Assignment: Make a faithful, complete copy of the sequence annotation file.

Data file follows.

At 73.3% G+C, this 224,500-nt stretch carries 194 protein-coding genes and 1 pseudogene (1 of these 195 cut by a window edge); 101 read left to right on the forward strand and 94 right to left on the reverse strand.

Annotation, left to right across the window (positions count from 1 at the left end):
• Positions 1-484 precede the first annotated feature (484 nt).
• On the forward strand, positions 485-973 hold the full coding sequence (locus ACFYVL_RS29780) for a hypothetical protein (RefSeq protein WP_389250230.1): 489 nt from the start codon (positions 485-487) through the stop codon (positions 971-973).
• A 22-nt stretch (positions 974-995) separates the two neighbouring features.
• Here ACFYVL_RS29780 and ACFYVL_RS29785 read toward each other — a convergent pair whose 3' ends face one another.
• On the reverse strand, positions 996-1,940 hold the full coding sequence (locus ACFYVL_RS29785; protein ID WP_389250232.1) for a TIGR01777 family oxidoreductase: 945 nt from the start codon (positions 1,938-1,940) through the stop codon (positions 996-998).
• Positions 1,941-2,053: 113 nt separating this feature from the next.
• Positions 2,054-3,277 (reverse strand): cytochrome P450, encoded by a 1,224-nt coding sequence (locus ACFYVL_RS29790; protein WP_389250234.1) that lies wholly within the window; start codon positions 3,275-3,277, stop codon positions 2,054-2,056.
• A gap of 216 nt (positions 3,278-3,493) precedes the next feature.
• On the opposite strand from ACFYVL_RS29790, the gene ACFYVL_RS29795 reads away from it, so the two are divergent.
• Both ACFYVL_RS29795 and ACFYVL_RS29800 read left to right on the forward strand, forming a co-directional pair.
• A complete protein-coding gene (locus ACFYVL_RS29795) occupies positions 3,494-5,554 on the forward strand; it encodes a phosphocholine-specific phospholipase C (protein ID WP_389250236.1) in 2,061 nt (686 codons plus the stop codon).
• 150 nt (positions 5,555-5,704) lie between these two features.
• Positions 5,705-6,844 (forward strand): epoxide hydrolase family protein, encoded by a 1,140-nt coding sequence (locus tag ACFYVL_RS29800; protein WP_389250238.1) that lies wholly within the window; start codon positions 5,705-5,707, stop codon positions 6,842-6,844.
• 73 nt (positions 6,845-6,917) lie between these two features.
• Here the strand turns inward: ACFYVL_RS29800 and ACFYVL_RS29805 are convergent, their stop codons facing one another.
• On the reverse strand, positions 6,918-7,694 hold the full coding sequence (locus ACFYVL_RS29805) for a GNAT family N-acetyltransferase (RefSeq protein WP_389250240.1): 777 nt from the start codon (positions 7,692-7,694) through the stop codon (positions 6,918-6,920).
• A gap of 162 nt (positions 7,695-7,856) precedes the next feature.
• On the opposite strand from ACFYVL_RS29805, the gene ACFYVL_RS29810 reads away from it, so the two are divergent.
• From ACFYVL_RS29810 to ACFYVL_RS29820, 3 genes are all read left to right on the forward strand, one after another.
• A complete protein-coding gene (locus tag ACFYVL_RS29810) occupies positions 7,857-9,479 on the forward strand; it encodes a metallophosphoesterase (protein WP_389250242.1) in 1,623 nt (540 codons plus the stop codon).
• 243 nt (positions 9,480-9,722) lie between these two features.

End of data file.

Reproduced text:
At 73.3% G+C, this 224,500-nt stretch carries 194 protein-coding genes and 1 pseudogene (1 of these 195 cut by a window edge); 101 read left to right on the forward strand and 94 right to left on the reverse strand.

Annotation, left to right across the window (positions count from 1 at the left end):
• Positions 1-484 precede the first annotated feature (484 nt).
• On the forward strand, positions 485-973 hold the full coding sequence (locus ACFYVL_RS29780) for a hypothetical protein (RefSeq protein WP_389250230.1): 489 nt from the start codon (positions 485-487) through the stop codon (positions 971-973).
• A 22-nt stretch (positions 974-995) separates the two neighbouring features.
• Here ACFYVL_RS29780 and ACFYVL_RS29785 read toward each other — a convergent pair whose 3' ends face one another.
• On the reverse strand, positions 996-1,940 hold the full coding sequence (locus ACFYVL_RS29785; protein ID WP_389250232.1) for a TIGR01777 family oxidoreductase: 945 nt from the start codon (positions 1,938-1,940) through the stop codon (positions 996-998).
• Positions 1,941-2,053: 113 nt separating this feature from the next.
• Positions 2,054-3,277 (reverse strand): cytochrome P450, encoded by a 1,224-nt coding sequence (locus ACFYVL_RS29790; protein WP_389250234.1) that lies wholly within the window; start codon positions 3,275-3,277, stop codon positions 2,054-2,056.
• A gap of 216 nt (positions 3,278-3,493) precedes the next feature.
• On the opposite strand from ACFYVL_RS29790, the gene ACFYVL_RS29795 reads away from it, so the two are divergent.
• Both ACFYVL_RS29795 and ACFYVL_RS29800 read left to right on the forward strand, forming a co-directional pair.
• A complete protein-coding gene (locus ACFYVL_RS29795) occupies positions 3,494-5,554 on the forward strand; it encodes a phosphocholine-specific phospholipase C (protein ID WP_389250236.1) in 2,061 nt (686 codons plus the stop codon).
• 150 nt (positions 5,555-5,704) lie between these two features.
• Positions 5,705-6,844 (forward strand): epoxide hydrolase family protein, encoded by a 1,140-nt coding sequence (locus tag ACFYVL_RS29800; protein WP_389250238.1) that lies wholly within the window; start codon positions 5,705-5,707, stop codon positions 6,842-6,844.
• 73 nt (positions 6,845-6,917) lie between these two features.
• Here the strand turns inward: ACFYVL_RS29800 and ACFYVL_RS29805 are convergent, their stop codons facing one another.
• On the reverse strand, positions 6,918-7,694 hold the full coding sequence (locus ACFYVL_RS29805) for a GNAT family N-acetyltransferase (RefSeq protein WP_389250240.1): 777 nt from the start codon (positions 7,692-7,694) through the stop codon (positions 6,918-6,920).
• A gap of 162 nt (positions 7,695-7,856) precedes the next feature.
• On the opposite strand from ACFYVL_RS29805, the gene ACFYVL_RS29810 reads away from it, so the two are divergent.
• From ACFYVL_RS29810 to ACFYVL_RS29820, 3 genes are all read left to right on the forward strand, one after another.
• A complete protein-coding gene (locus tag ACFYVL_RS29810) occupies positions 7,857-9,479 on the forward strand; it encodes a metallophosphoesterase (protein WP_389250242.1) in 1,623 nt (540 codons plus the stop codon).
• 243 nt (positions 9,480-9,722) lie between these two features.